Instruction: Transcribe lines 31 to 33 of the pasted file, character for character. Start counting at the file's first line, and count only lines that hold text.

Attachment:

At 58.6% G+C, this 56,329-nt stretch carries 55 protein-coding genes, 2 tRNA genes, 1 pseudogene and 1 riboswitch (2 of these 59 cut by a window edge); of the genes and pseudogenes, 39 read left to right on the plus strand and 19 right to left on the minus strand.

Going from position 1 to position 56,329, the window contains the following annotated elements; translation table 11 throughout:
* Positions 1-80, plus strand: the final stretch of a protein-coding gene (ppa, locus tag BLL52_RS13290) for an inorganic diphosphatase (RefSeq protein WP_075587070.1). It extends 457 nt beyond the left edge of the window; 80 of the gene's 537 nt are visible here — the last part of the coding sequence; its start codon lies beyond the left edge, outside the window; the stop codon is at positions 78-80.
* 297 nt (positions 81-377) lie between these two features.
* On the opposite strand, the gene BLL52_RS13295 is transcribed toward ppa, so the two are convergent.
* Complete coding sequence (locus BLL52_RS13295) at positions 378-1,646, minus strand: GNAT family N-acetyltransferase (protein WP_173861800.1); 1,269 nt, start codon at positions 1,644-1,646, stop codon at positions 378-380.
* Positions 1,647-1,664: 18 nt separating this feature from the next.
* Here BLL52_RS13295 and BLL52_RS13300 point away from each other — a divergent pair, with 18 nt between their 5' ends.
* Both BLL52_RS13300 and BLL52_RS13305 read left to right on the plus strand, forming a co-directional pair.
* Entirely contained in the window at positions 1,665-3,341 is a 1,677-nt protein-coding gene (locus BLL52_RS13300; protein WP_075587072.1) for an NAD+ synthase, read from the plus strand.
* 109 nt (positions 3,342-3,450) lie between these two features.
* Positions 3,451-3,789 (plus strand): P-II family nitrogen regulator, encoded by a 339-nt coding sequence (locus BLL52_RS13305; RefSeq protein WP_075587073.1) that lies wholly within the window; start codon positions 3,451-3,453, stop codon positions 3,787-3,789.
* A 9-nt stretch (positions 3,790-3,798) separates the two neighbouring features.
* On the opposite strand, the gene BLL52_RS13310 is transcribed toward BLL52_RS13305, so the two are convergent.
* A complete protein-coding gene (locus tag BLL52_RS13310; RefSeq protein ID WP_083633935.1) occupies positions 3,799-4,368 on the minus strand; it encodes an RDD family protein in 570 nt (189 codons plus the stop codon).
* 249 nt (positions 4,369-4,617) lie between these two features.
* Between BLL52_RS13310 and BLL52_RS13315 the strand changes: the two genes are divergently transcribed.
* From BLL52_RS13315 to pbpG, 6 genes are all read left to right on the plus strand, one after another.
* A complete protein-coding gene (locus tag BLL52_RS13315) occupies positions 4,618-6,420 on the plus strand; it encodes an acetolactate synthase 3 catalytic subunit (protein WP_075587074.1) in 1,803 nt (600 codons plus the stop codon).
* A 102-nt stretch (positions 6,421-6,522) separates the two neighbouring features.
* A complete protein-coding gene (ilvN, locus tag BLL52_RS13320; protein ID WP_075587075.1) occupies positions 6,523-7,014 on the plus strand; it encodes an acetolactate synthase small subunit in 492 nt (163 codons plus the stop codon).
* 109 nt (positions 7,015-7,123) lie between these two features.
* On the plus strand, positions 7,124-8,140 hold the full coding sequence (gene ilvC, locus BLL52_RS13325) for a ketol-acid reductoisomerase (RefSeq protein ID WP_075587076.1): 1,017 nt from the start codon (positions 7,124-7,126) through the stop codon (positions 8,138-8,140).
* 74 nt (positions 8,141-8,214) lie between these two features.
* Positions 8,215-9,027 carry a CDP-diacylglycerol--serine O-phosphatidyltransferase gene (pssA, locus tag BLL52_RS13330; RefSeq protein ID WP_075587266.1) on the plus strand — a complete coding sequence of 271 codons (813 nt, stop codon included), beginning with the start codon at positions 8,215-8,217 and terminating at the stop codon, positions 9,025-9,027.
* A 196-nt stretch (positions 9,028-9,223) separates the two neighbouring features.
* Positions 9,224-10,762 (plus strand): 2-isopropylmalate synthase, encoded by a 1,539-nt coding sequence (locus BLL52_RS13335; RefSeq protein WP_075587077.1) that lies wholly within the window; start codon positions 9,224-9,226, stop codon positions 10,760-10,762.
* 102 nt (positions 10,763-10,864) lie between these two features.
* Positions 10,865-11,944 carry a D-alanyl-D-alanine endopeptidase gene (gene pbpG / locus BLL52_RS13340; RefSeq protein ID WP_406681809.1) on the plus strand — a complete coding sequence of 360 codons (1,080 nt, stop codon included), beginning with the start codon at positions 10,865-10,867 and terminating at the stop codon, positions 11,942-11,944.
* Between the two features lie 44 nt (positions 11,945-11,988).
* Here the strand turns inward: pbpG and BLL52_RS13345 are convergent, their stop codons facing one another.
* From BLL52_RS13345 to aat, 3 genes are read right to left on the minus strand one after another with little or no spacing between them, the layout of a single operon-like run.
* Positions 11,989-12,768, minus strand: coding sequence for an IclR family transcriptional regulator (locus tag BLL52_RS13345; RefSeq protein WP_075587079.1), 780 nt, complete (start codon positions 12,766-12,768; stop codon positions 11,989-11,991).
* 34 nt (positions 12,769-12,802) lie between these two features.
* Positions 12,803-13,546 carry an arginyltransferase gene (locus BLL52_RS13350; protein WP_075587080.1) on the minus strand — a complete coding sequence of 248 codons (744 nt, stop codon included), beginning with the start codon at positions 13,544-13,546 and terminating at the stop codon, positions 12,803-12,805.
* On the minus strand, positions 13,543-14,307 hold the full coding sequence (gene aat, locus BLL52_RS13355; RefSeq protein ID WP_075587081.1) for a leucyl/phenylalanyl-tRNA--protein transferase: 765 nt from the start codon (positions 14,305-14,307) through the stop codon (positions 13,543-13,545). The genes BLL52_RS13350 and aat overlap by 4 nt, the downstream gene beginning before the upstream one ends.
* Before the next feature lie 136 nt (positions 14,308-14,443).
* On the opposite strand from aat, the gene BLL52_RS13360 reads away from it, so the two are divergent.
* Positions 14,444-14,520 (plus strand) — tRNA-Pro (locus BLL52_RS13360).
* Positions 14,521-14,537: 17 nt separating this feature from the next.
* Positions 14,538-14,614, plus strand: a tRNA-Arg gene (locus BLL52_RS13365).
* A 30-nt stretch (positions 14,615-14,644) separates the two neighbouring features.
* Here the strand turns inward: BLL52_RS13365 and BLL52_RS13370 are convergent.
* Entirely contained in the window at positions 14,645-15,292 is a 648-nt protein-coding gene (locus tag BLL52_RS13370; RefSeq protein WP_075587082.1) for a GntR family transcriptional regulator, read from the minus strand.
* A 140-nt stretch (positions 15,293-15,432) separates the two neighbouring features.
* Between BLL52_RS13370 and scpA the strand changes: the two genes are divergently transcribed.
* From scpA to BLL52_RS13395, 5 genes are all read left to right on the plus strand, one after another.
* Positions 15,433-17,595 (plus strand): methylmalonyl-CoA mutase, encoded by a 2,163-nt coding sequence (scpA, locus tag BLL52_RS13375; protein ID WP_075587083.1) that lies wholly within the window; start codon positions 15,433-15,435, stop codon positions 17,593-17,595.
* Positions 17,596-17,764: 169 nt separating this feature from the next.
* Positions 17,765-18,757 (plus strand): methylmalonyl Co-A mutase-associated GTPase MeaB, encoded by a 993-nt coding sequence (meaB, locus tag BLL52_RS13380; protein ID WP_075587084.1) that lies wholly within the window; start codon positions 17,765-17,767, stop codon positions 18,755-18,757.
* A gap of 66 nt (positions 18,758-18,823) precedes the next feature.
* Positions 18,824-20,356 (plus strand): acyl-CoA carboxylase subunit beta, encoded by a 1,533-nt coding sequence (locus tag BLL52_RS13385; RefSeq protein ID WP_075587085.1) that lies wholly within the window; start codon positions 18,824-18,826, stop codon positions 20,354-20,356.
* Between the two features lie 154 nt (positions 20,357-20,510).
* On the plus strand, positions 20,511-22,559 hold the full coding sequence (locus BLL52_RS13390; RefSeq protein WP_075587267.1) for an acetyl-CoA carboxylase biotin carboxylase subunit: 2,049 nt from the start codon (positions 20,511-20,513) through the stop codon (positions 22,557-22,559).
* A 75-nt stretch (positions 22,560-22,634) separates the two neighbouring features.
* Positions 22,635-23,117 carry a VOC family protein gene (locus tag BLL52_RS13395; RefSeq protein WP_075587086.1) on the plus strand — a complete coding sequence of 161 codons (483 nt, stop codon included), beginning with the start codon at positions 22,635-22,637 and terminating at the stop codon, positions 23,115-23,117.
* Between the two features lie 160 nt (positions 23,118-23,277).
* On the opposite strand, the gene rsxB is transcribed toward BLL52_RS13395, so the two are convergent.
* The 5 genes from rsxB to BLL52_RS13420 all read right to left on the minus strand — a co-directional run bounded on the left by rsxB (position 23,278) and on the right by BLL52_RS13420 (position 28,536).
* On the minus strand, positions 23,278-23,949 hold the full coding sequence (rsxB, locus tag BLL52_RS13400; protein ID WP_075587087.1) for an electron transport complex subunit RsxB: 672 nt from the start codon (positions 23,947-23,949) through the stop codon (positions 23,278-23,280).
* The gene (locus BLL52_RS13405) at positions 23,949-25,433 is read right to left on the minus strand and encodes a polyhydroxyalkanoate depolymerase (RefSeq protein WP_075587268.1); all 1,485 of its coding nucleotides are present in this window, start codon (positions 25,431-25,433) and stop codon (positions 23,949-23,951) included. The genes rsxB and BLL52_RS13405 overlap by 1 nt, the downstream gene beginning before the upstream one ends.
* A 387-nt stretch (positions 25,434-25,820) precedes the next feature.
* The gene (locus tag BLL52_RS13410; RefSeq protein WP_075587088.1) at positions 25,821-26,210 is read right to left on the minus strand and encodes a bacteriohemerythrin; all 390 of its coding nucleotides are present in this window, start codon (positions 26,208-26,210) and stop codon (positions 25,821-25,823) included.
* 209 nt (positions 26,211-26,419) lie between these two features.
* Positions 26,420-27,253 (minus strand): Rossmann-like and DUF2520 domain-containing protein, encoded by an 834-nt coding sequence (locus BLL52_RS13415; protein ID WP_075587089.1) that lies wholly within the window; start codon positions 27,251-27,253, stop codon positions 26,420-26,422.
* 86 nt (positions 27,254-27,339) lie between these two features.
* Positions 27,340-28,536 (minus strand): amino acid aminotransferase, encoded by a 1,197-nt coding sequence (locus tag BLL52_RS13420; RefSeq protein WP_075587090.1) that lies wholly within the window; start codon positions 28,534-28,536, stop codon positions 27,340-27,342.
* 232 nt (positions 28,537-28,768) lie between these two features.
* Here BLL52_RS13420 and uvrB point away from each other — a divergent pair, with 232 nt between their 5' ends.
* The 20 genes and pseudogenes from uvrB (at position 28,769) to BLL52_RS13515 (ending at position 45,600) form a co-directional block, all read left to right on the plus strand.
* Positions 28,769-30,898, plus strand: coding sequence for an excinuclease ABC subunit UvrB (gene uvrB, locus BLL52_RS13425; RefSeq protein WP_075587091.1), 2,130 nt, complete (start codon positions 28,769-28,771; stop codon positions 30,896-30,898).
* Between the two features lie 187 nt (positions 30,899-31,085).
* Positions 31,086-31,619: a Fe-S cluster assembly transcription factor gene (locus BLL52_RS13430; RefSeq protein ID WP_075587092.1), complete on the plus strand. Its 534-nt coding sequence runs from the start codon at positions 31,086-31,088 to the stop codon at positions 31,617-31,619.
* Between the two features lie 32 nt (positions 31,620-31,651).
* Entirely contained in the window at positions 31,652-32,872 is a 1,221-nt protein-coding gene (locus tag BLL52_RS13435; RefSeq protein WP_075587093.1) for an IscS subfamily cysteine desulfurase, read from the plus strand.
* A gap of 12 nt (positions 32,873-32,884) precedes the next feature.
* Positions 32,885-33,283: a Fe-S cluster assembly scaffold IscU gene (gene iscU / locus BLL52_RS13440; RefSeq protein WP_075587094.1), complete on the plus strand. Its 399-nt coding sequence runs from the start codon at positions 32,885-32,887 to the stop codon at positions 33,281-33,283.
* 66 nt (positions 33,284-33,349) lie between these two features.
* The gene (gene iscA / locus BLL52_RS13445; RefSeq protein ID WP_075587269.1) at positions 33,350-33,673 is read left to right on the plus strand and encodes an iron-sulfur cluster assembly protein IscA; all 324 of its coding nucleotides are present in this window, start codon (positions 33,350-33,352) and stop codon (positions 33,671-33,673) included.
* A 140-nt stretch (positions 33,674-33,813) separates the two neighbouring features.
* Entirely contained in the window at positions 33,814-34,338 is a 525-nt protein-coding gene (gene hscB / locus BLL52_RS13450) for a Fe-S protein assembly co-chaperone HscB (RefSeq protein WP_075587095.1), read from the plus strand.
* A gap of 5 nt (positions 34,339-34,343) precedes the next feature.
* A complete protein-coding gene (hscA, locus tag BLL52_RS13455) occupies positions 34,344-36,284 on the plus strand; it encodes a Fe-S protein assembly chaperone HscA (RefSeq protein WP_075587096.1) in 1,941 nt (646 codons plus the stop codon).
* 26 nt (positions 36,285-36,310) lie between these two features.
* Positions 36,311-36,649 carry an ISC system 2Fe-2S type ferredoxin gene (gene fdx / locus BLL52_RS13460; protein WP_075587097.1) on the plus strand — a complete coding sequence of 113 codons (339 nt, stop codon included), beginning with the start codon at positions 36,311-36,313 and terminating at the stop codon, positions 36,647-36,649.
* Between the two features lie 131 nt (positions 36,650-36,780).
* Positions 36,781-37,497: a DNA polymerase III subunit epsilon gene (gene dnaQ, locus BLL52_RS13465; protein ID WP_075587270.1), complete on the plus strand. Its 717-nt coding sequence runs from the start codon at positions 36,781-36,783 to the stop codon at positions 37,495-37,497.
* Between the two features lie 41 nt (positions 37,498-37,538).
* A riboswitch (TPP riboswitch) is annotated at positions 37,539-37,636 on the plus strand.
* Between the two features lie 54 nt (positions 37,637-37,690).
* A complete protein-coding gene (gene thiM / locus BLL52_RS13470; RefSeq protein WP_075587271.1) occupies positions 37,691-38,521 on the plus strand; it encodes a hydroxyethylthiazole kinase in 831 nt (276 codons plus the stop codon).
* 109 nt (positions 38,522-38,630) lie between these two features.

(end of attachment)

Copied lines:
* Here the strand turns inward: pbpG and BLL52_RS13345 are convergent, their stop codons facing one another.
* From BLL52_RS13345 to aat, 3 genes are read right to left on the minus strand one after another with little or no spacing between them, the layout of a single operon-like run.
* Positions 11,989-12,768, minus strand: coding sequence for an IclR family transcriptional regulator (locus tag BLL52_RS13345; RefSeq protein WP_075587079.1), 780 nt, complete (start codon positions 12,766-12,768; stop codon positions 11,989-11,991).